Pennsylvania Rejects Online Gambling Bill

Many thought there was a good chance that Pennsylvania would regulate online gambling this year. But the matter will have to wait because Pennsylvania’s House rejected legislation that would have legalized both iGaming and daily fantasy sports.

Republicans in the House and Senate have been pushing online gaming as a way to boost state tax revenue without raising people’s income tax. Pennsylvania is currently facing a $1 billion budget deficit that they must close, and iGaming would have helped this.

Now, Republicans and Democratic Gov. Tom Wolf must work out a new solution to the state budget crisis.

This matter goes beyond just Democrats and Republicans failing to work out a solution. Even the state’s 12 land-based casinos are unable to agree on legal online gaming.

According to McCall, casinos like the Mohegan Sun are big proponents of legal online gambling while other casinos like Sands Casino Bethlehem staunchly oppose it. But one thing that these casinos can agree on is that they don’t want slots at airports bars, which was another part of the defeated bill.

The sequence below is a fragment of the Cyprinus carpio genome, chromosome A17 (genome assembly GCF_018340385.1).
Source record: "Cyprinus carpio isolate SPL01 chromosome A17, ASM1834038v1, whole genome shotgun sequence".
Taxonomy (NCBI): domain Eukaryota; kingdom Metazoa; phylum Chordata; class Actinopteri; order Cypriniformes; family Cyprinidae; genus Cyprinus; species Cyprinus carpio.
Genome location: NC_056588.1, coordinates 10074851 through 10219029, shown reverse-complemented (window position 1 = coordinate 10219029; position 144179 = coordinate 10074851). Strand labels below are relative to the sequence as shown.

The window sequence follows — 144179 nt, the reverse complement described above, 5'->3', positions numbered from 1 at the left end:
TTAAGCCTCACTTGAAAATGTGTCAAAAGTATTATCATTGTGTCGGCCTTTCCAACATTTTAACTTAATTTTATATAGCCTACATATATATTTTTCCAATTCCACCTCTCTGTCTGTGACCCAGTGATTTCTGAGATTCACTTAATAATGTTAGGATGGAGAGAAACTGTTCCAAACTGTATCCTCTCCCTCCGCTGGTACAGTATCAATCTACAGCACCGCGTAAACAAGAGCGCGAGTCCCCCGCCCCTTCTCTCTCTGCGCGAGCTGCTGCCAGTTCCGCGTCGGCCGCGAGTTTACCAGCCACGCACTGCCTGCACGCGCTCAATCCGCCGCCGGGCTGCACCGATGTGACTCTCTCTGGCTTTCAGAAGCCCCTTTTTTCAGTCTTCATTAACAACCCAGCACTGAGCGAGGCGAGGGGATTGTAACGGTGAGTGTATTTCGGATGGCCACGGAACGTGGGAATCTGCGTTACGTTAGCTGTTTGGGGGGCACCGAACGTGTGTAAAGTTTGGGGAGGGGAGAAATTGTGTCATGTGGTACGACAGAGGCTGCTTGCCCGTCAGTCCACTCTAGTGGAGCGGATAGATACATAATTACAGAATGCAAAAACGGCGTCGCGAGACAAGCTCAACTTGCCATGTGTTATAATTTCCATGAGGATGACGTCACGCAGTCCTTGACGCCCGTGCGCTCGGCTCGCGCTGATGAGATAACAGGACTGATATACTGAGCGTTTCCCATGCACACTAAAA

“We would have never agreed to invest $659 million in Pennsylvania if we thought this was coming,” said Mohegan Sun CEO Michael Bean. “The inclusion of video gaming terminals in this bill is particularly troubling. If you add to the supply, it’s going to cannibalize the casinos. It will damage a model that’s been very successful for Pennsylvania.”

Mark Juliano, CEO of Sands Bethlehem, is opposed to all forms of expanded gambling, especially online gaming. And this is little surprise, given that his boss, Sands Chairman Sheldon Adelson, has paid millions to lobby against iGaming.

“Obviously, we are a brick-and-mortar operation that believes in an integrated gambling and entertainment model that has proven very successful for us and Pennsylvania,” Juliano explained. “This goes against everything we’ve built.”

Northampton County District Attorney John Morganelli, who has campaigned against online gaming, says that he’s morally opposed to legalizing the activity.

“(It) allows people to gamble wherever, whenever, including at work and at school,” he said. “For addicts, the temptation is sitting right there: in their phones, in their computers, at their desks.”

With a successful land-based casino business that’s made the state millions of dollars, Pennsylvania seems very receptive of gambling. But as of now, it seems that this receptiveness only extends to land-based gaming.